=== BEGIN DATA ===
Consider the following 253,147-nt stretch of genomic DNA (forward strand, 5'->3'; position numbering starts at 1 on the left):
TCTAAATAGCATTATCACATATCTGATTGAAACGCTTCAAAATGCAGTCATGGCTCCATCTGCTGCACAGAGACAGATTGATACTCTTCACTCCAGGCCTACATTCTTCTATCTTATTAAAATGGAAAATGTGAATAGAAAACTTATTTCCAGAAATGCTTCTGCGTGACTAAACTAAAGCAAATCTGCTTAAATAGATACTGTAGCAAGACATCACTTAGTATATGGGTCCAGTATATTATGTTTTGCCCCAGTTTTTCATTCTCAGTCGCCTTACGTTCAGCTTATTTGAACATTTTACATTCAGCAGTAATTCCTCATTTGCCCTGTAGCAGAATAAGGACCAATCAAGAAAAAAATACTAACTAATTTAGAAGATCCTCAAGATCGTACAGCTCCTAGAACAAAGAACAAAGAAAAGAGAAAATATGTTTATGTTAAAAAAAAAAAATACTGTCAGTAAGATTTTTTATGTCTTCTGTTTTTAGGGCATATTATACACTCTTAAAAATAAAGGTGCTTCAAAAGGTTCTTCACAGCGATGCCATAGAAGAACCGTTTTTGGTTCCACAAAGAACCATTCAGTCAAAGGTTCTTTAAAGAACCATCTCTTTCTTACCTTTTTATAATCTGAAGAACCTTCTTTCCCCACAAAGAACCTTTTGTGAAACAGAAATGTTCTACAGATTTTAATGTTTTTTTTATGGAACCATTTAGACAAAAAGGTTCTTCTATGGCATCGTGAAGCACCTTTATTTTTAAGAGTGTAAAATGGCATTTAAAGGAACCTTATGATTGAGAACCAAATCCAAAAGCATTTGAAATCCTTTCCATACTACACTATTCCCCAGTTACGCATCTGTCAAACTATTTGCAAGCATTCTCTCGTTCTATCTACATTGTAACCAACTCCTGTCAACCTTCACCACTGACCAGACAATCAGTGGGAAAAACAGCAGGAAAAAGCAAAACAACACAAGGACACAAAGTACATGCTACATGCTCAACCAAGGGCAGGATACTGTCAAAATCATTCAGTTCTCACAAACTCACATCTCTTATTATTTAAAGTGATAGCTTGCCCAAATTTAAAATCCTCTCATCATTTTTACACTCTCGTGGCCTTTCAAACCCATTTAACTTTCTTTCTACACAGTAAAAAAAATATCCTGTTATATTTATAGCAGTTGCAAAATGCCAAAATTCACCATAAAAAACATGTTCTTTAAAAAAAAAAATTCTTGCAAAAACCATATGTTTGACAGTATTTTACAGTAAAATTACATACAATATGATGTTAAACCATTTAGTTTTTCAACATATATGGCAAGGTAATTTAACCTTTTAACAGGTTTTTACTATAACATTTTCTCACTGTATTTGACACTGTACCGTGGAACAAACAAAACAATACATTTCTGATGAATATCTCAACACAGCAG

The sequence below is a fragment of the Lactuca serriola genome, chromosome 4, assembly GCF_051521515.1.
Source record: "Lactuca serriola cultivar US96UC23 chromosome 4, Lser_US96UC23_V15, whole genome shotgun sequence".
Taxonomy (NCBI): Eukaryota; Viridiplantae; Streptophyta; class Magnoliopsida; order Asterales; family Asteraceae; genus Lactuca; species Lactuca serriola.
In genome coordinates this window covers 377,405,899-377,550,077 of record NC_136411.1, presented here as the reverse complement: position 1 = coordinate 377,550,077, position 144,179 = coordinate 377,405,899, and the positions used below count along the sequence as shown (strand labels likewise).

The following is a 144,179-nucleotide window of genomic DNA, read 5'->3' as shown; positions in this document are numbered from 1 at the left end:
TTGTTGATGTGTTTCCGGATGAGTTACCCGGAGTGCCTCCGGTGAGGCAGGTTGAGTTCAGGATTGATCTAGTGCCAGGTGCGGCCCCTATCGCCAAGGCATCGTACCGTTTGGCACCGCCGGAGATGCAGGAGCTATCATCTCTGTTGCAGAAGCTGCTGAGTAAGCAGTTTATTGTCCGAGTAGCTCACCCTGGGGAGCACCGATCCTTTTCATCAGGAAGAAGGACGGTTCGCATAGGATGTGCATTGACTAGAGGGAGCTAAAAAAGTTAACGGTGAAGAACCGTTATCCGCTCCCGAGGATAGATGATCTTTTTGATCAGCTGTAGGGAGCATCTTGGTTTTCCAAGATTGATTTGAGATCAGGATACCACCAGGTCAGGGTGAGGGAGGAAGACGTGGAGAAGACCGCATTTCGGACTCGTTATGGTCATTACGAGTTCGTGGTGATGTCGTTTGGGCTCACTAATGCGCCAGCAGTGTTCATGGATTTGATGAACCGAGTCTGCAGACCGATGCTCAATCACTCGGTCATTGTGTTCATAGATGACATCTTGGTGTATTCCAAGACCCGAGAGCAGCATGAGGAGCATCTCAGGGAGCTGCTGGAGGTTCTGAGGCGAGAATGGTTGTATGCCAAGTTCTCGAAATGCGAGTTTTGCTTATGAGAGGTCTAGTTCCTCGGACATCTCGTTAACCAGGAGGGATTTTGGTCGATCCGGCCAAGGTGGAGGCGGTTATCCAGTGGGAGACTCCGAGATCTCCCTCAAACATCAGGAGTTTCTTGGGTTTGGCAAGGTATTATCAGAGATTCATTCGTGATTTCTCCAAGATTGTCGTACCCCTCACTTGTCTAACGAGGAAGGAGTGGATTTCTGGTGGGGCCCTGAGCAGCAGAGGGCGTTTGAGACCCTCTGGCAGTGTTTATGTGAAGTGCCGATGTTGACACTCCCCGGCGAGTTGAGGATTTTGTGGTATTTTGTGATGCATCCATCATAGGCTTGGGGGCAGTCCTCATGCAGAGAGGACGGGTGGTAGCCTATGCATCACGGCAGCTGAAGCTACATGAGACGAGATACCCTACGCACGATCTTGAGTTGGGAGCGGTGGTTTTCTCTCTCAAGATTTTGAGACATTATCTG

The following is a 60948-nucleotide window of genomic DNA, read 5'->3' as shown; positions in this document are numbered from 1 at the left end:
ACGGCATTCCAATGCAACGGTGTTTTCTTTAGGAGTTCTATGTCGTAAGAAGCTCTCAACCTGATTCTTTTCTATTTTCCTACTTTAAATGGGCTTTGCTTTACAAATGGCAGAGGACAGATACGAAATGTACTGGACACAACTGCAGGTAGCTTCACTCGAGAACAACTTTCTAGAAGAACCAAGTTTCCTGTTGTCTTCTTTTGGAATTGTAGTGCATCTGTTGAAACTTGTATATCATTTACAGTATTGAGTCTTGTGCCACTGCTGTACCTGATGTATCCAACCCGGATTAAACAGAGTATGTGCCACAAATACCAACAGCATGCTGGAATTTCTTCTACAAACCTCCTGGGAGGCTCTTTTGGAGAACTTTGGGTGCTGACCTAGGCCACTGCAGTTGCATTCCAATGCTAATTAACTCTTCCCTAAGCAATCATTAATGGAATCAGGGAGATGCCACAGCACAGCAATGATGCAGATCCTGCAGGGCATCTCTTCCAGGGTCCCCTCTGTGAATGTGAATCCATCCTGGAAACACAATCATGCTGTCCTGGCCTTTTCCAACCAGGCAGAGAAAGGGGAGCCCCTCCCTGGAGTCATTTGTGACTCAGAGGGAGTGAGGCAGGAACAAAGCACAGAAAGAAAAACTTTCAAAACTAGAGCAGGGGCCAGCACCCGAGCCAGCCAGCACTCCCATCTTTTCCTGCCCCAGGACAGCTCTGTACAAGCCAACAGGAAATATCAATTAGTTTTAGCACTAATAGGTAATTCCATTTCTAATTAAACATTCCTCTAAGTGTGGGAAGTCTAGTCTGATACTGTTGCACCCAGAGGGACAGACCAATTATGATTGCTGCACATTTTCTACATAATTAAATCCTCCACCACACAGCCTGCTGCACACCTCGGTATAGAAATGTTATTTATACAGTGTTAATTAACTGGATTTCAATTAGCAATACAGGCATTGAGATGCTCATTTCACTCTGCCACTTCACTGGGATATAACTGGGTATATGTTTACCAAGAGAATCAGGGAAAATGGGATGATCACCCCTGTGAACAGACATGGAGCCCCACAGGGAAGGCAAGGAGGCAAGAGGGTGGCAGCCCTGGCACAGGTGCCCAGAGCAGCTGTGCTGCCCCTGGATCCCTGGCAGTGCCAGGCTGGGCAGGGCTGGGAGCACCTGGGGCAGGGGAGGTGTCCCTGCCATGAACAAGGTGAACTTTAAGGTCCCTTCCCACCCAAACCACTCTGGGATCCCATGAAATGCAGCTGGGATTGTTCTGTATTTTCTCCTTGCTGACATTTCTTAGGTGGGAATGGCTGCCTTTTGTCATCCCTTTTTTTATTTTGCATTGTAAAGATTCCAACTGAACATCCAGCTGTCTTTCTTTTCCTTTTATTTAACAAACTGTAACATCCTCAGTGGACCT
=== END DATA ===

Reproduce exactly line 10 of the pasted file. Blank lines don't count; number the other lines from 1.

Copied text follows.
ACGGCATTCCAATGCAACGGTGTTTTCTTTAGGAGTTCTATGTCGTAAGAAGCTCTCAACCTGATTCTTTTCTATTTTCCTACTTTAAATGGGCTTTGCTTTACAAATGGCAGAGGACAGATACGAAATGTACTGGACACAACTGCAGGTAGCTTCACTCGAGAACAACTTTCTAGAAGAACCAAGTTTCCTGTTGTCTTCTTTTGGAATTGTAGTGCATCTGTTGAAACTTGTATATCATTTACAGTATTGAGTCTTGTGCCACTGCTGTACCTGATGTATCCAACCCGGATTAAACAGAGTATGTGCCACAAATACCAACAGCATGCTGGAATTTCTTCTACAAACCTCCTGGGAGGCTCTTTTGGAGAACTTTGGGTGCTGACCTAGGCCACTGCAGTTGCATTCCAATGCTAATTAACTCTTCCCTAAGCAATCATTAATGGAATCAGGGAGATGCCACAGCACAGCAATGATGCAGATCCTGCAGGGCATCTCTTCCAGGGTCCCCTCTGTGAATGTGAATCCATCCTGGAAACACAATCATGCTGTCCTGGCCTTTTCCAACCAGGCAGAGAAAGGGGAGCCCCTCCCTGGAGTCATTTGTGACTCAGAGGGAGTGAGGCAGGAACAAAGCACAGAAAGAAAAACTTTCAAAACTAGAGCAGGGGCCAGCACCCGAGCCAGCCAGCACTCCCATCTTTTCCTGCCCCAGGACAGCTCTGTACAAGCCAACAGGAAATATCAATTAGTTTTAGCACTAATAGGTAATTCCATTTCTAATTAAACATTCCTCTAAGTGTGGGAAGTCTAGTCTGATACTGTTGCACCCAGAGGGACAGACCAATTATGATTGCTGCACATTTTCTACATAATTAAATCCTCCACCACACAGCCTGCTGCACACCTCGGTATAGAAATGTTATTTATACAGTGTTAATTAACTGGATTTCAATTAGCAATACAGGCATTGAGATGCTCATTTCACTCTGCCACTTCACTGGGATATAACTGGGTATATGTTTACCAAGAGAATCAGGGAAAATGGGATGATCACCCCTGTGAACAGACATGGAGCCCCACAGGGAAGGCAAGGAGGCAAGAGGGTGGCAGCCCTGGCACAGGTGCCCAGAGCAGCTGTGCTGCCCCTGGATCCCTGGCAGTGCCAGGCTGGGCAGGGCTGGGAGCACCTGGGGCAGGGGAGGTGTCCCTGCCATGAACAAGGTGAACTTTAAGGTCCCTTCCCACCCAAACCACTCTGGGATCCCATGAAATGCAGCTGGGATTGTTCTGTATTTTCTCCTTGCTGACATTTCTTAGGTGGGAATGGCTGCCTTTTGTCATCCCTTTTTTTATTTTGCATTGTAAAGATTCCAACTGAACATCCAGCTGTCTTTCTTTTCCTTTTATTTAACAAACTGTAACATCCTCAGTGGACCT